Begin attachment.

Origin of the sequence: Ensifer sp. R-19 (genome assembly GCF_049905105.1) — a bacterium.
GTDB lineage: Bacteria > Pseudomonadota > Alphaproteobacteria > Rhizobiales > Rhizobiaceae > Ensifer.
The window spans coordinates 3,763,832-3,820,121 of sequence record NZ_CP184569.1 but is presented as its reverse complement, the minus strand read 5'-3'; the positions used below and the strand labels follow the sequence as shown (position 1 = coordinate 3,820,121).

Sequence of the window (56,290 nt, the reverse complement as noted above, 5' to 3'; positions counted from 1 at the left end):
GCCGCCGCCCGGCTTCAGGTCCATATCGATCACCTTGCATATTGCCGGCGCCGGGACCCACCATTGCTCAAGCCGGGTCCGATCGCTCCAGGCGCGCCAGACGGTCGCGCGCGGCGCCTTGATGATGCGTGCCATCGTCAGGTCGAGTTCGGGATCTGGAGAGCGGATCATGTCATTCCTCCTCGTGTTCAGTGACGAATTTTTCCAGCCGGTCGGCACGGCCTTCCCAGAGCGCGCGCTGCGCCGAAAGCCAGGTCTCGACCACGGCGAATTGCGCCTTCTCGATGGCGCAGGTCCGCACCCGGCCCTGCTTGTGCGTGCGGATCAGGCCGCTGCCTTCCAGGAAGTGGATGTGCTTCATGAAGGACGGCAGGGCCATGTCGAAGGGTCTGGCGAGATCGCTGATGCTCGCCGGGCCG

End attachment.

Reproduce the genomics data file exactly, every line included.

Origin of the sequence: Ensifer sp. R-19 (genome assembly GCF_049905105.1) — a bacterium.
GTDB lineage: Bacteria > Pseudomonadota > Alphaproteobacteria > Rhizobiales > Rhizobiaceae > Ensifer.
The window spans coordinates 3,763,832-3,820,121 of sequence record NZ_CP184569.1 but is presented as its reverse complement, the minus strand read 5'-3'; the positions used below and the strand labels follow the sequence as shown (position 1 = coordinate 3,820,121).

Sequence of the window (56,290 nt, the reverse complement as noted above, 5' to 3'; positions counted from 1 at the left end):
GCCGCCGCCCGGCTTCAGGTCCATATCGATCACCTTGCATATTGCCGGCGCCGGGACCCACCATTGCTCAAGCCGGGTCCGATCGCTCCAGGCGCGCCAGACGGTCGCGCGCGGCGCCTTGATGATGCGTGCCATCGTCAGGTCGAGTTCGGGATCTGGAGAGCGGATCATGTCATTCCTCCTCGTGTTCAGTGACGAATTTTTCCAGCCGGTCGGCACGGCCTTCCCAGAGCGCGCGCTGCGCCGAAAGCCAGGTCTCGACCACGGCGAATTGCGCCTTCTCGATGGCGCAGGTCCGCACCCGGCCCTGCTTGTGCGTGCGGATCAGGCCGCTGCCTTCCAGGAAGTGGATGTGCTTCATGAAGGACGGCAGGGCCATGTCGAAGGGTCTGGCGAGATCGCTGATGCTCGCCGGGCCG